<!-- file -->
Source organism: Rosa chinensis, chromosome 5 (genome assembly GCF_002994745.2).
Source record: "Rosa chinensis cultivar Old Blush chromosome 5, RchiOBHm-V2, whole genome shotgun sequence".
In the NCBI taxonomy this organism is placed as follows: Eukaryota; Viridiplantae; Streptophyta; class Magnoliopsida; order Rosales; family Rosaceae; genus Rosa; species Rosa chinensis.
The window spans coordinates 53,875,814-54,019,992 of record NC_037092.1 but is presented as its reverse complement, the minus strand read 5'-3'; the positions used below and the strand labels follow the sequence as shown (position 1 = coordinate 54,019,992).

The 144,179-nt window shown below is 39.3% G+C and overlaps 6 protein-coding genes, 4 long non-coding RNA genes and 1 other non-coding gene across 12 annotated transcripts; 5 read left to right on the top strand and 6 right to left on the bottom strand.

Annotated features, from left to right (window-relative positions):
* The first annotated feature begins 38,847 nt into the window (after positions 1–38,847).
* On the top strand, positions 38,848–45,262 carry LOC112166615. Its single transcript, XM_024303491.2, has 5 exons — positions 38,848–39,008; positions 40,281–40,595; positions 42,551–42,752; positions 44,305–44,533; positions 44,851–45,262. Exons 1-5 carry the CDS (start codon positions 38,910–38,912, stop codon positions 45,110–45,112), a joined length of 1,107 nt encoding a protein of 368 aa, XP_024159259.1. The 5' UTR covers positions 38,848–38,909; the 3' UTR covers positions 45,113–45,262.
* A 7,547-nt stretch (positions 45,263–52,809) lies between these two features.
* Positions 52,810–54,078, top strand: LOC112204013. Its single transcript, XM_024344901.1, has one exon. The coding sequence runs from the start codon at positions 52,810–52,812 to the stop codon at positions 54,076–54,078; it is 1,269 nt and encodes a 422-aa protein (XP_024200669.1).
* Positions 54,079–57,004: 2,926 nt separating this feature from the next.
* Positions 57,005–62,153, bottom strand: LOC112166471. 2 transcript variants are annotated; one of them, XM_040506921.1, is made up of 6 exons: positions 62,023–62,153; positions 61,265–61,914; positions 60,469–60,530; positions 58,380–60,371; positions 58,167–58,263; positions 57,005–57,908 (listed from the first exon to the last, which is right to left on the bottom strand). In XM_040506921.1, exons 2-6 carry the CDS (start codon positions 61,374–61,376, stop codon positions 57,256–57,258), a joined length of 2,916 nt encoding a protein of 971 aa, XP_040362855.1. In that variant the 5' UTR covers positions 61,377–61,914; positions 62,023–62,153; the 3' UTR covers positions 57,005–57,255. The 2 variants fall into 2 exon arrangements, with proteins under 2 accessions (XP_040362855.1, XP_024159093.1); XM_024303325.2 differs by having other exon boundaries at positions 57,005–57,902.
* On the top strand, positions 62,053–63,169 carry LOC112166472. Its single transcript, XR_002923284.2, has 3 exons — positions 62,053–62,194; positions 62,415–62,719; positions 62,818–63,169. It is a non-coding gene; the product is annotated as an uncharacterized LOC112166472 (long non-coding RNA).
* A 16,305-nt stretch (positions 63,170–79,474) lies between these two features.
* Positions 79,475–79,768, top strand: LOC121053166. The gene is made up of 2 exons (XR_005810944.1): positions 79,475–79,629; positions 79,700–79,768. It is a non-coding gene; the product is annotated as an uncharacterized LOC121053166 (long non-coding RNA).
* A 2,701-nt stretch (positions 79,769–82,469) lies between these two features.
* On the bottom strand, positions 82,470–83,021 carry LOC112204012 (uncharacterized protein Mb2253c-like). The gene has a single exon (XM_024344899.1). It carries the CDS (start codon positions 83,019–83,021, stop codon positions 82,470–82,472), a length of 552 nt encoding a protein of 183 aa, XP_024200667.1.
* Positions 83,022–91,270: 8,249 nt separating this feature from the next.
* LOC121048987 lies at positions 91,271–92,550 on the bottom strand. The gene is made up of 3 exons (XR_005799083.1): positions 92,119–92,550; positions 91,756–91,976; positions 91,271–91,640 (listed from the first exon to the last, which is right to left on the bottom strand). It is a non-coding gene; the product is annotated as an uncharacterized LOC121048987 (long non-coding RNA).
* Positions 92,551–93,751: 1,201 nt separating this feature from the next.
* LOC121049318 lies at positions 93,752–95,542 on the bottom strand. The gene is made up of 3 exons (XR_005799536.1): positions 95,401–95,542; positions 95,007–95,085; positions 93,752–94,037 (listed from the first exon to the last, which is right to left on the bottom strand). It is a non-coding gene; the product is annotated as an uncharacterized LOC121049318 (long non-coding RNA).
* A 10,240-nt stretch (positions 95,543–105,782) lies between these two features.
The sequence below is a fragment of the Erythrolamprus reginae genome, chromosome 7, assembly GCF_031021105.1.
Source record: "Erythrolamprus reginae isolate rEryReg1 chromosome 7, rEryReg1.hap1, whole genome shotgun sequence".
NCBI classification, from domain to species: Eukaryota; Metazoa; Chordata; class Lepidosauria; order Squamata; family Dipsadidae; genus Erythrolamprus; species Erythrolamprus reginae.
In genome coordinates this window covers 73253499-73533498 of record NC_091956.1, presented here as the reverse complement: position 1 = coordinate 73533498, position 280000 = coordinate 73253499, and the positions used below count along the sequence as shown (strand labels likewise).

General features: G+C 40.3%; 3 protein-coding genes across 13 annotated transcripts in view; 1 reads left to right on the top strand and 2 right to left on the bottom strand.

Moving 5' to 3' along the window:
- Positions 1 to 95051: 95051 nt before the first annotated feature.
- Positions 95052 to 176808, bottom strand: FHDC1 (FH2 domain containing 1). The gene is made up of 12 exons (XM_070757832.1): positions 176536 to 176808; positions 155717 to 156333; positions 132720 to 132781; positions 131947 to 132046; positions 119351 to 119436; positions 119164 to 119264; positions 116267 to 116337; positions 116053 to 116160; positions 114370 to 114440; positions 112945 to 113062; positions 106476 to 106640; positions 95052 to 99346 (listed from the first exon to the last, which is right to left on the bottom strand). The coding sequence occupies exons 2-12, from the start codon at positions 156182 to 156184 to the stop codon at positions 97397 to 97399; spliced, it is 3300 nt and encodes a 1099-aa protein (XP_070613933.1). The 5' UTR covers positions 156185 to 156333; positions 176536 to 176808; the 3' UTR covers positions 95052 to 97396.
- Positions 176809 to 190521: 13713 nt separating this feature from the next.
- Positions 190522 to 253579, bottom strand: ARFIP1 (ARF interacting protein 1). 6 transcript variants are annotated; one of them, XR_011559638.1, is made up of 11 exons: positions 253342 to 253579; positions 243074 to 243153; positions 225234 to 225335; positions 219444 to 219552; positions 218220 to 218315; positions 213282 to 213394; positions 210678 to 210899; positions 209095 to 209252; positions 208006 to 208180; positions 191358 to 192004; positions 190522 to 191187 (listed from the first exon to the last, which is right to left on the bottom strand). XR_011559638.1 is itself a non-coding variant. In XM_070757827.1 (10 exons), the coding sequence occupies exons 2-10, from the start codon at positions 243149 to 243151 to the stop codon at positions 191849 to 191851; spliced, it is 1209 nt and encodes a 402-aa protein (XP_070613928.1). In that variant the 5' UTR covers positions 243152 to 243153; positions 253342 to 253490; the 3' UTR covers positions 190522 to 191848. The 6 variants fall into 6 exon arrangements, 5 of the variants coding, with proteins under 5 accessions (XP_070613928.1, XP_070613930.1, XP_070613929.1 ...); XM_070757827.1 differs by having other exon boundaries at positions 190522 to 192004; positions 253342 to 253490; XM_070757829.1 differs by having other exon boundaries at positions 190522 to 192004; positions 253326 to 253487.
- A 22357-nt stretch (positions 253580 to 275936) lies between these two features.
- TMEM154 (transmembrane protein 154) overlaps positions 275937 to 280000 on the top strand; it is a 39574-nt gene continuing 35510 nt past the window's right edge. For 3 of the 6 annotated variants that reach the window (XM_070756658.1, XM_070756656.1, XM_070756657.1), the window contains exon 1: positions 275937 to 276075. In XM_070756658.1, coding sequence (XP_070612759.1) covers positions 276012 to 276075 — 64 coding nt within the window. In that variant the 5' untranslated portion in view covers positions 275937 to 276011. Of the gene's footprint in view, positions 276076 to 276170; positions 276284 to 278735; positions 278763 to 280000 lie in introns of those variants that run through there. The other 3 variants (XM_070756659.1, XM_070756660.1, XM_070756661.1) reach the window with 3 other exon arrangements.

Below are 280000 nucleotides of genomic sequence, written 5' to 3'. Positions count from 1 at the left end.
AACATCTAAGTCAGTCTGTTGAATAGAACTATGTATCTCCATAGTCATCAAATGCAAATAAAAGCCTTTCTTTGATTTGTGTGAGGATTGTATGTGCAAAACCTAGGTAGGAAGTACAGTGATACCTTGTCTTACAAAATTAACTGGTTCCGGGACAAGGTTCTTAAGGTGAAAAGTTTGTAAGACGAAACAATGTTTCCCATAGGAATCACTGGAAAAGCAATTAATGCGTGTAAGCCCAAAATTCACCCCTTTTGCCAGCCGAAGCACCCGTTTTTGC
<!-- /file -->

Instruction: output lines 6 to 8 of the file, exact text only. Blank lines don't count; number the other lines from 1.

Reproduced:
Annotated features, from left to right (window-relative positions):
* The first annotated feature begins 38,847 nt into the window (after positions 1–38,847).
* On the top strand, positions 38,848–45,262 carry LOC112166615. Its single transcript, XM_024303491.2, has 5 exons — positions 38,848–39,008; positions 40,281–40,595; positions 42,551–42,752; positions 44,305–44,533; positions 44,851–45,262. Exons 1-5 carry the CDS (start codon positions 38,910–38,912, stop codon positions 45,110–45,112), a joined length of 1,107 nt encoding a protein of 368 aa, XP_024159259.1. The 5' UTR covers positions 38,848–38,909; the 3' UTR covers positions 45,113–45,262.